So scroll back to the last time you faced conflict at work. What did you feel at the time? Identify those emotions and recognise when they’re bubbling up again in the office. When you understand how you tend to react, you can begin to try to control it when you feel there’s an argument coming on. Take a deep breath, perhaps offer to make some soothing tea for everyone, and try to control your feelings. (This is what I once did in a personal argument and also suggested we sit down; more civilised.)
Think about the bigger picture
Let’s say there’s an argument in an office about progress over a project. You’d think the project was the only thing being discussed? Maybe not. Somebody might be angry because of the project and that they’ve got unaddressed issues with another team member. Or perhaps they’ve been so invested in some work they’ve done, that their ego is tied to the outcome and so they actually care more about being right, than doing the right thing for the job.
As well as identifying how you’ll react in a conflict, you also need to understand why you’re reacting. How much of your annoyance is personal and how much is professional? Do your best to separate the two.
Find common ground
Two people want to climb over a wall. One wants to use a ladder, the other a rope. Who’s right? Well, it depends on the wall. So that’s the first thing to talk about.
In an argument, try drawing the discussion back to common goals, subjects that neither party can say ‘no’ to. This draws attention away from personal feelings and desires and back to shared successes. From there, you can start to walk the conversation back to individual points one at a time, comparing and contrasting thee: what are the benefits of the rope versus the ladder?
There’s the old saying about people having two ears and one mouth – and that we should use them accordingly. Even if you feel your point is the right one, all things considered, you must listen to the other person so they feel that they and their view are being respected.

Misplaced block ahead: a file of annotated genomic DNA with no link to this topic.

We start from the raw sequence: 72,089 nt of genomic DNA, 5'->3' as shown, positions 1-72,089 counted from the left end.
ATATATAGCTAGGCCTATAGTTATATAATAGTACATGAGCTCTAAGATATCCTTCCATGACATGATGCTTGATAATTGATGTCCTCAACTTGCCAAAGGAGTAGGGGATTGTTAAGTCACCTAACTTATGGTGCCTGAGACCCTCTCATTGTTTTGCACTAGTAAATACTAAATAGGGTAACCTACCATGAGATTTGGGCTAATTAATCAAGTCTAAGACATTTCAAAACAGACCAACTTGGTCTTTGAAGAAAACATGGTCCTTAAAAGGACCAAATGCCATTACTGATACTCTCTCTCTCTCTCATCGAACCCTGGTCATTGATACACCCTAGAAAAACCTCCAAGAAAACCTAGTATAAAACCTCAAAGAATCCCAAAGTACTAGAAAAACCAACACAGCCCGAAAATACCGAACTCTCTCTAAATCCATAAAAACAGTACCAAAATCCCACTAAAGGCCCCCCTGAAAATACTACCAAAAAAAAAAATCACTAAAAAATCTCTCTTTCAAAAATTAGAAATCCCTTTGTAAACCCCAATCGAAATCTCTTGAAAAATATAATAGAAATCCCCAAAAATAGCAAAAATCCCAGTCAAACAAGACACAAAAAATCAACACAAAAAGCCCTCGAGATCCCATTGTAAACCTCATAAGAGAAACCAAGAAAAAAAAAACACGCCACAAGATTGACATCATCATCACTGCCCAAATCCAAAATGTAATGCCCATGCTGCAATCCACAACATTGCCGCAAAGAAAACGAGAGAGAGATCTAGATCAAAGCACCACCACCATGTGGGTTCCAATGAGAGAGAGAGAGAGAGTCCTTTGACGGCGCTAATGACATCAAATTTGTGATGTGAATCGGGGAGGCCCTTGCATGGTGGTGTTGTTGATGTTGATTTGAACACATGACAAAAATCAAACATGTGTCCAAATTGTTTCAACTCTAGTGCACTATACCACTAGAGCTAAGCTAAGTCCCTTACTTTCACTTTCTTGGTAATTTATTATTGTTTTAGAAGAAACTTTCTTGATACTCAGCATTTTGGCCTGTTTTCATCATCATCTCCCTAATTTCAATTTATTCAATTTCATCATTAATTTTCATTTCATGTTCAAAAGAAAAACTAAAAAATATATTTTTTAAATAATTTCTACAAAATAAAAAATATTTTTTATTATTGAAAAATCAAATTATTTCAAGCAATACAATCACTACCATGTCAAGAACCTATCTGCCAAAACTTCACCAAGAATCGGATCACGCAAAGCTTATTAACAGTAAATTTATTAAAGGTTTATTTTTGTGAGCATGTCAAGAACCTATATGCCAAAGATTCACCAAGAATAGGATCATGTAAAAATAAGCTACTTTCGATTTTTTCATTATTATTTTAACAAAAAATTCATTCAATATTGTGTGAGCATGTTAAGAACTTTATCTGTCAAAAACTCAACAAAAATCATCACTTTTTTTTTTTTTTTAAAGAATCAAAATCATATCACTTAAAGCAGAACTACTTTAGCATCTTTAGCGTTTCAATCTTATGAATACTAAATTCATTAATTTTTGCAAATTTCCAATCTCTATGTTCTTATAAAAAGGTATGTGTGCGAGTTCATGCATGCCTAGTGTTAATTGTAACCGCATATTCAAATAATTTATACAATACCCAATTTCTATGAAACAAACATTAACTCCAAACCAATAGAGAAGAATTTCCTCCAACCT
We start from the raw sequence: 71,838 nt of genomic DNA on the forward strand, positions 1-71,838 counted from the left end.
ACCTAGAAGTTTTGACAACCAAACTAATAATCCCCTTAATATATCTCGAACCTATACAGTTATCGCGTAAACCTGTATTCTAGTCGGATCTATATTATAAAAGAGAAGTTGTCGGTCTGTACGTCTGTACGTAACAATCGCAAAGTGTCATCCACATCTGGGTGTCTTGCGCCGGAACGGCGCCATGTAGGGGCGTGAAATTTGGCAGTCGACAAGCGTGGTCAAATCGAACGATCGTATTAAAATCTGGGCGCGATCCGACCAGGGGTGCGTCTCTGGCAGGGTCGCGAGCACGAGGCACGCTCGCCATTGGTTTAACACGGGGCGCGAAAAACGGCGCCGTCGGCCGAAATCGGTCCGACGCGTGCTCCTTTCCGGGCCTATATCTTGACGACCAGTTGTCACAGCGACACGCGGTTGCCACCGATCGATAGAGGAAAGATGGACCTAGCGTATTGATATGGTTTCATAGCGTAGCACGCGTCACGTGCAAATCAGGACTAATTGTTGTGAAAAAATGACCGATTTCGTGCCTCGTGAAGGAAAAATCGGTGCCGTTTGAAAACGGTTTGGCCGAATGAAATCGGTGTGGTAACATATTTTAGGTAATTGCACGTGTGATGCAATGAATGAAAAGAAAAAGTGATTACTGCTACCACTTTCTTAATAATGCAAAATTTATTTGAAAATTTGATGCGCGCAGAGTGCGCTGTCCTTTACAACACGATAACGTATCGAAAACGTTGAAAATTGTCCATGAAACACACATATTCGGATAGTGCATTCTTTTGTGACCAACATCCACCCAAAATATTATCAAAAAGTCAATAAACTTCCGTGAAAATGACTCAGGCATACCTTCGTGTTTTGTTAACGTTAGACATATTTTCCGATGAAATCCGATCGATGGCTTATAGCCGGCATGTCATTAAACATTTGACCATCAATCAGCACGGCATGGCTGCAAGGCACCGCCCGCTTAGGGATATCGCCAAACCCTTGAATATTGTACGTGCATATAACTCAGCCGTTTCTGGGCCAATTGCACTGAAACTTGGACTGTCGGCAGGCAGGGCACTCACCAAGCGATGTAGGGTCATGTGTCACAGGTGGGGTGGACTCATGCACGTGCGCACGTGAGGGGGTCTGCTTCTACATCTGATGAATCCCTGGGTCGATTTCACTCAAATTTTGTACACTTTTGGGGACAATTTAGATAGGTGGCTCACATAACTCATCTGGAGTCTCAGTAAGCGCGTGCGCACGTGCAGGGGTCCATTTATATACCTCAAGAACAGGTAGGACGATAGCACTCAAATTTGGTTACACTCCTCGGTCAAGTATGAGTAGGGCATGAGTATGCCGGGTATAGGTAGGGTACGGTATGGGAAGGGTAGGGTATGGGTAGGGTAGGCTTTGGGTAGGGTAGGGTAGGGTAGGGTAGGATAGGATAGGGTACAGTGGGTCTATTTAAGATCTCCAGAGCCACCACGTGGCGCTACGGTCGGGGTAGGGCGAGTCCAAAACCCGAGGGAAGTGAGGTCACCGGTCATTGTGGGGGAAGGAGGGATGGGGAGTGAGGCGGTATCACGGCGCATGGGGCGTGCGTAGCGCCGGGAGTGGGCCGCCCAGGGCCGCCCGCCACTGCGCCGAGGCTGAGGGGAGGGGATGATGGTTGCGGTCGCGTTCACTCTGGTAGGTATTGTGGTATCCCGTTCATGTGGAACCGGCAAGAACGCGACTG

By listening, you also allow yourself the opportunity to come up with counter arguments that are relevant to the discussion at hand. Always counter the point, not the person presenting it. This way your thoughts are less likely to be taken as personal.
There’s interesting psychology research that suggests that when people with trenchant views are asked to explain why they have them, instead of just insisting that those views are correct, their attitudes can soften and they can become more receptive to different ideas.
Take the initiative in a discussion and explain why you hold your points and give examples. Encourage the other person to do the same. Hopefully you should now have a better idea of each other’s points of view.
It’s OK to own up
When we’re in conflict, we can get swept up in the idea – and I think this is especially true for men – that we have to win. This can make it hard for us to own up when our own ideas need improving, or even apologise for getting something wrong or misunderstanding what our colleague is trying to say.
Showing willingness to say you’re wrong on a point, or to say sorry, is actually a powerful tool to keep a conversation going and for both parties to come to an agreement. Don’t think of it as a retreat, merely a tactical withdrawal.
Just remember that conflict and disagreements aren’t always bad for business. If everyone is happy, nothing changes. If nothing changes, nothing improves. The key is to turn disagreement into something positive.
In the end be sensible, it’s not about you, it’s about the business.
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Previously on The Euroffice Blog…